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Slave Moth (Thylias Moss)

March 17, 2010

I’ve read novels in verse before, but none quite like this. The poetry of Moss’ novel really comes from the language (as opposed to the form, although that’s there as well). The image of a young slave woman stitching her words onto cloth and wearing them like petticoats is beautiful, but Moss has created so many layers of meaning around these layers of fabric. On one level, there’s the idea that this is a woman writing her way to freedom. On another level, she’s practicing an act that is forbidden, and is going about it in a poignant and deliberate manner. On yet another level, she’s defying Peter Perry by taking something he wanted her to see (the luna moth) and transforming it into her own idea (the cloth diary). Then, on top of all of that, there’s the luna moth itself: a creature that has an extremely short life span, that transforms itself via cocoon, and that cannot be contained for very long. This final layer has so many implicit meanings — Varl-as-moth, novel as bildungsroman of sorts, slavery as a possession of the body but not the mind/will, etc. Suffice it to say, the novel is accomplishing many things and tackling many different issues through this one title image.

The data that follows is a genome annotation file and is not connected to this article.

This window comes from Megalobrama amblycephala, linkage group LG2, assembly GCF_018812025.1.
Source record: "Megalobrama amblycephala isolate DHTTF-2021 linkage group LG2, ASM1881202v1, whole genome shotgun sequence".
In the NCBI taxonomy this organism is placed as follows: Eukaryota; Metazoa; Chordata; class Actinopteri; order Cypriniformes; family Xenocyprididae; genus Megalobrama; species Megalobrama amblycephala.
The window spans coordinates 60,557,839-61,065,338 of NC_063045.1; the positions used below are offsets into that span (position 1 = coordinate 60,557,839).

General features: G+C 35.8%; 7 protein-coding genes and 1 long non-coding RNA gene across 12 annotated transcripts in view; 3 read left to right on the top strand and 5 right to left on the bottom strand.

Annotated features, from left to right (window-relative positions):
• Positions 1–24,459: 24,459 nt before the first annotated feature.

On a completely different note, the novel has a definite preoccupation with deformity — what Varl classifies as not only physical difference (because it’s not always a “deformity” despite her continued use of that word) but also emotionally twisted situations. There are several characters who might be classified as “abject” (as Kristeva use the term) — including Albino Pearl and Dwarf Sully, who have natural differences; Jessper, who inflicts her own difference with the iron (thereby making her suddenly “interesting” to Peter Perry); and Mamalee and Varl themselves, who are intellectually different in their intelligence and their level of education. But more important to the core of the novel is the emotional deformity (depravity?) that surrounds Peter Perry. Varl describes him as a “collector” of unusual slaves, which is why he continues to search for these abject figures to bring to his homestead. Then again, he also thrives off of his mother-in-law’s death, charging people to see the hive that honeybees have made of her rotting corpse. And most significantly, there are his relationships with the women in his life: his scholarly relationship (which Varl sometimes speculates goes beyond exchanges of words) with Mamalee, his neglectful/disdainful relationship with Ralls Janet, and his oddly desirous yet abstinent (for the time being) relationship with Varl. In other words, throughout the novel, Peter Perry is depicted as the one who has the deformity (rather than those around him) because of his twisted approach to life. Even at the end, when he (plot spoiler!!) renames Perryville “Varlton” it becomes clear that the entire thing is a kind of experiment he’s performing to observe what happens with the three main women in his life (Mamalee, Varl, and Ralls Janet). In other words, he’s sick. Or, to use Varl’s word, he suffers from “extreme deviancy.”

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